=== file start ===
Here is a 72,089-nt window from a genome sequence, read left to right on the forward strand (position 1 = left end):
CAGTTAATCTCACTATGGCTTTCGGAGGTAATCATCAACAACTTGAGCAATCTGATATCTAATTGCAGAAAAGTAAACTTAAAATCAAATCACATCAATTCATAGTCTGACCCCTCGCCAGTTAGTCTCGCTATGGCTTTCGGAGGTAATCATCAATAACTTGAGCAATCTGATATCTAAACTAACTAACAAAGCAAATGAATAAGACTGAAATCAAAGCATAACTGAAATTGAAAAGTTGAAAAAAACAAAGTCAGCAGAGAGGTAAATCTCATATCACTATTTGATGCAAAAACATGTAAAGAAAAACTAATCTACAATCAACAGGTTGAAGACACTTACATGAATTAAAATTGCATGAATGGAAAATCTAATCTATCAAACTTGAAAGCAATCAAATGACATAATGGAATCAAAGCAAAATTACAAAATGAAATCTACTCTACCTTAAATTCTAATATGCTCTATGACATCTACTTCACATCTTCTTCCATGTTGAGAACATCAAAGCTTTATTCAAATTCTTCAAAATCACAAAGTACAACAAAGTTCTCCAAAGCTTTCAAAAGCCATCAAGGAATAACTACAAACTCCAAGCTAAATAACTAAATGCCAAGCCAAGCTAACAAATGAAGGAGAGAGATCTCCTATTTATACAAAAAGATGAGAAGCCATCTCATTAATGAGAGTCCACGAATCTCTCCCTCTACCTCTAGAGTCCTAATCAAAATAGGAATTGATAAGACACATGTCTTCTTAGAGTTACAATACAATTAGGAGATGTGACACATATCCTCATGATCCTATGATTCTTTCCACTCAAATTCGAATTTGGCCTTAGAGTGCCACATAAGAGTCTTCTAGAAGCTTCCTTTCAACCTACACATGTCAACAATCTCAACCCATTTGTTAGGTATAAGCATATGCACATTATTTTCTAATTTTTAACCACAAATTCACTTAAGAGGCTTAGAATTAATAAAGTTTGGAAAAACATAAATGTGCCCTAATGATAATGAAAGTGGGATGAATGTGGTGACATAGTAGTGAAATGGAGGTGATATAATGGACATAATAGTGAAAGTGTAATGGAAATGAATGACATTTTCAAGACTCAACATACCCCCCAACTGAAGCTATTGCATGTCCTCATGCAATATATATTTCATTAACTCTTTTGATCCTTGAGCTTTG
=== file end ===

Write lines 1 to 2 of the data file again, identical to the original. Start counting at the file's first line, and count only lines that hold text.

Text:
Here is a 72,089-nt window from a genome sequence, read left to right on the forward strand (position 1 = left end):
CAGTTAATCTCACTATGGCTTTCGGAGGTAATCATCAACAACTTGAGCAATCTGATATCTAATTGCAGAAAAGTAAACTTAAAATCAAATCACATCAATTCATAGTCTGACCCCTCGCCAGTTAGTCTCGCTATGGCTTTCGGAGGTAATCATCAATAACTTGAGCAATCTGATATCTAAACTAACTAACAAAGCAAATGAATAAGACTGAAATCAAAGCATAACTGAAATTGAAAAGTTGAAAAAAACAAAGTCAGCAGAGAGGTAAATCTCATATCACTATTTGATGCAAAAACATGTAAAGAAAAACTAATCTACAATCAACAGGTTGAAGACACTTACATGAATTAAAATTGCATGAATGGAAAATCTAATCTATCAAACTTGAAAGCAATCAAATGACATAATGGAATCAAAGCAAAATTACAAAATGAAATCTACTCTACCTTAAATTCTAATATGCTCTATGACATCTACTTCACATCTTCTTCCATGTTGAGAACATCAAAGCTTTATTCAAATTCTTCAAAATCACAAAGTACAACAAAGTTCTCCAAAGCTTTCAAAAGCCATCAAGGAATAACTACAAACTCCAAGCTAAATAACTAAATGCCAAGCCAAGCTAACAAATGAAGGAGAGAGATCTCCTATTTATACAAAAAGATGAGAAGCCATCTCATTAATGAGAGTCCACGAATCTCTCCCTCTACCTCTAGAGTCCTAATCAAAATAGGAATTGATAAGACACATGTCTTCTTAGAGTTACAATACAATTAGGAGATGTGACACATATCCTCATGATCCTATGATTCTTTCCACTCAAATTCGAATTTGGCCTTAGAGTGCCACATAAGAGTCTTCTAGAAGCTTCCTTTCAACCTACACATGTCAACAATCTCAACCCATTTGTTAGGTATAAGCATATGCACATTATTTTCTAATTTTTAACCACAAATTCACTTAAGAGGCTTAGAATTAATAAAGTTTGGAAAAACATAAATGTGCCCTAATGATAATGAAAGTGGGATGAATGTGGTGACATAGTAGTGAAATGGAGGTGATATAATGGACATAATAGTGAAAGTGTAATGGAAATGAATGACATTTTCAAGACTCAACATACCCCCCAACTGAAGCTATTGCATGTCCTCATGCAATATATATTTCATTAACTCTTTTGATCCTTGAGCTTTG